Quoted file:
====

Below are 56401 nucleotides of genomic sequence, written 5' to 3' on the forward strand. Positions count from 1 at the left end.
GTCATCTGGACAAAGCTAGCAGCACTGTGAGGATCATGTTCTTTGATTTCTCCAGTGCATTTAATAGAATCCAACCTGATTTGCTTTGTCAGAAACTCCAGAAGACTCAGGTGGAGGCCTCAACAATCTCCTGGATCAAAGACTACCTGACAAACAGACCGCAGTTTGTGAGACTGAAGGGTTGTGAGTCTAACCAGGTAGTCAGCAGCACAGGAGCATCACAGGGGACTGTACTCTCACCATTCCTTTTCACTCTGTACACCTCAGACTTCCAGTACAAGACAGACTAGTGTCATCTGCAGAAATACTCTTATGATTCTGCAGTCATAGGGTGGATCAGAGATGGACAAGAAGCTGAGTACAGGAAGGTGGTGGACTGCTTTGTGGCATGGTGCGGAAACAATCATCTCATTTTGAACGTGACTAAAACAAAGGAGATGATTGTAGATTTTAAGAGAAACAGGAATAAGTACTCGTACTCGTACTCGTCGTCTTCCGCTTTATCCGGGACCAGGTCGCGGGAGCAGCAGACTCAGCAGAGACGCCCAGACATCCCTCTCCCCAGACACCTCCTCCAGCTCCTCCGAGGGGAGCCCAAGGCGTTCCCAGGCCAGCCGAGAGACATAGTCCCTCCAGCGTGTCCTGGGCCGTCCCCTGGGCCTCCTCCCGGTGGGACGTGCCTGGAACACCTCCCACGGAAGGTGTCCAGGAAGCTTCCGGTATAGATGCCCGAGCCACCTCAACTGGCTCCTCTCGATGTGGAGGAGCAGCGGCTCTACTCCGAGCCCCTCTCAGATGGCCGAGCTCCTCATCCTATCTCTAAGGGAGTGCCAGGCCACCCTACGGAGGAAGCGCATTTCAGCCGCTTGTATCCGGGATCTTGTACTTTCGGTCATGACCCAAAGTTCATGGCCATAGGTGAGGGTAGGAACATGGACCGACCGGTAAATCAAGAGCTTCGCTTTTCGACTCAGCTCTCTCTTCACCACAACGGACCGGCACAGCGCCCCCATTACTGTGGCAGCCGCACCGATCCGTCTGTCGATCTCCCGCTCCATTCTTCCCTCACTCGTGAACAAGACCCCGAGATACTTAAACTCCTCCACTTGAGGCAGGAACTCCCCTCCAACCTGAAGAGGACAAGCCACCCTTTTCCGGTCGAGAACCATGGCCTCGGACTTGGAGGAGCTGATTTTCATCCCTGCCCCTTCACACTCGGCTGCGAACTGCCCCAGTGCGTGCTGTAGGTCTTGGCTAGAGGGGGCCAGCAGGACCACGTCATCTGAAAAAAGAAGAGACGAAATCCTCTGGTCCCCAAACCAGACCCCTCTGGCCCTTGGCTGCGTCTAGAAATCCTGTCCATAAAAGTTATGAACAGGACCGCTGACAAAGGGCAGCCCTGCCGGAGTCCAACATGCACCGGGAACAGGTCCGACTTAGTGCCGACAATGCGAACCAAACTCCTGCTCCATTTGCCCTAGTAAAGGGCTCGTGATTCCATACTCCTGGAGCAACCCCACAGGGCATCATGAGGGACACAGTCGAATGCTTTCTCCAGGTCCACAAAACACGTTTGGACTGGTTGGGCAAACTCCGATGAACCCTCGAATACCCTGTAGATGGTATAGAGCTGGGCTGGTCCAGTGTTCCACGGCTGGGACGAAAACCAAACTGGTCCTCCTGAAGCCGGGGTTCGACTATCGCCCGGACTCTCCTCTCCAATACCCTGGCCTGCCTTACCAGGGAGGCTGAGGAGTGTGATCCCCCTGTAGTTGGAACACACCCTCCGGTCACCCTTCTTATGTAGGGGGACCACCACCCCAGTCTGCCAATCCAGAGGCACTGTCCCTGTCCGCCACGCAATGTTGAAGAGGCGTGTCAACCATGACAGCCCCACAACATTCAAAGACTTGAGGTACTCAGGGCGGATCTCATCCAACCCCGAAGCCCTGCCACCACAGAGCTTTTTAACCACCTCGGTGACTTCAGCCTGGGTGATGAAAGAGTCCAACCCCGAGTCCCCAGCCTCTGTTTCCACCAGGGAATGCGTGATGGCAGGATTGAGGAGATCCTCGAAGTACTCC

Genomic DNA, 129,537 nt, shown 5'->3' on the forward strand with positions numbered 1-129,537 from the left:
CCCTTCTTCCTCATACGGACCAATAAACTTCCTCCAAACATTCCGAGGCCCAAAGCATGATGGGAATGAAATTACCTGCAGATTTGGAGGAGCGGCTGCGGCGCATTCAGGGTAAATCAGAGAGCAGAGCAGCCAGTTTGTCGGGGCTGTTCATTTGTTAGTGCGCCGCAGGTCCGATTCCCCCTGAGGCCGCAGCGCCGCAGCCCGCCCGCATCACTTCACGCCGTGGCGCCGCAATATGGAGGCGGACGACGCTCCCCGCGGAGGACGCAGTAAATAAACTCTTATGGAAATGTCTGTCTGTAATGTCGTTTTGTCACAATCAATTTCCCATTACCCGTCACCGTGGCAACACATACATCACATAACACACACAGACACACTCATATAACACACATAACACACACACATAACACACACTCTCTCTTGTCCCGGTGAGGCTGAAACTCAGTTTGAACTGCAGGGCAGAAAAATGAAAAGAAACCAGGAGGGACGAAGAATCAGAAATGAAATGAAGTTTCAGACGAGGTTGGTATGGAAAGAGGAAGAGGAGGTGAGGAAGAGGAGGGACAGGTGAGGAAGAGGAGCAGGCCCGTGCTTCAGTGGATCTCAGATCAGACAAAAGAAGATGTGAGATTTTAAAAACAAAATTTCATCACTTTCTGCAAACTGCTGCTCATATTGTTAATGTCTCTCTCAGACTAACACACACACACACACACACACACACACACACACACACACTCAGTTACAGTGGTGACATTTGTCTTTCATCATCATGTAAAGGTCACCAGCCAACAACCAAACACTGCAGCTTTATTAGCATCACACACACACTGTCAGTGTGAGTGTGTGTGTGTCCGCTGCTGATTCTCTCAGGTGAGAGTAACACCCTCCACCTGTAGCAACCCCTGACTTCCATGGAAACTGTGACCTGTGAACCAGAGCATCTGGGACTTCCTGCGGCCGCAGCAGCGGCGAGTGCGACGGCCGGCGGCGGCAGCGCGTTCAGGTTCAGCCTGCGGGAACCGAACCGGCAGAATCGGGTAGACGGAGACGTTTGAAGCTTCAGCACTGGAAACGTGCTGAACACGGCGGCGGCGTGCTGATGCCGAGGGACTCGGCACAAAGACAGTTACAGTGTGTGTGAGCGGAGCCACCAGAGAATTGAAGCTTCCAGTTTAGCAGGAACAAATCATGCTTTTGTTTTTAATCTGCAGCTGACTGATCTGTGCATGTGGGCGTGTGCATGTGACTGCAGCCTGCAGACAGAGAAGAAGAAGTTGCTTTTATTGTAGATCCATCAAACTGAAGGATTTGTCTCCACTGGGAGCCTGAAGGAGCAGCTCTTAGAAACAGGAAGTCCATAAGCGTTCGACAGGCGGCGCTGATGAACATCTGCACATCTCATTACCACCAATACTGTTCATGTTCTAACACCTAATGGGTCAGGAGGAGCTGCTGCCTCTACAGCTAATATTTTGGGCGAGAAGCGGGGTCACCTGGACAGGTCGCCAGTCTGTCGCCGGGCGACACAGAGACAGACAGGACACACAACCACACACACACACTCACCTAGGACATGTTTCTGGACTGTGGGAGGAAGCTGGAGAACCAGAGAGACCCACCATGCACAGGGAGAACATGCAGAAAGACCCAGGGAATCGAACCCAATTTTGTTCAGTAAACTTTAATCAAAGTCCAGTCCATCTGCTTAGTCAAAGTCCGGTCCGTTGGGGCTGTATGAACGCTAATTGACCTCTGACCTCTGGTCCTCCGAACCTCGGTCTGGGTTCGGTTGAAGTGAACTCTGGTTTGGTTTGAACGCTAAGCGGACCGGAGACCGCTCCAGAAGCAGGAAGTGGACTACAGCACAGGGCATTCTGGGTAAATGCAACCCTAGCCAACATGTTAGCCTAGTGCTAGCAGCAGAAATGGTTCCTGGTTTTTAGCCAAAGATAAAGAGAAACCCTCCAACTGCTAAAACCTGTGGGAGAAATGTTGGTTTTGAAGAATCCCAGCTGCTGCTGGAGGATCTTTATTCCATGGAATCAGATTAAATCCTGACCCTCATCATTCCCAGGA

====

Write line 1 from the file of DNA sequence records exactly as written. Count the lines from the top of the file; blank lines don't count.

Below are 56401 nucleotides of genomic sequence, written 5' to 3' on the forward strand. Positions count from 1 at the left end.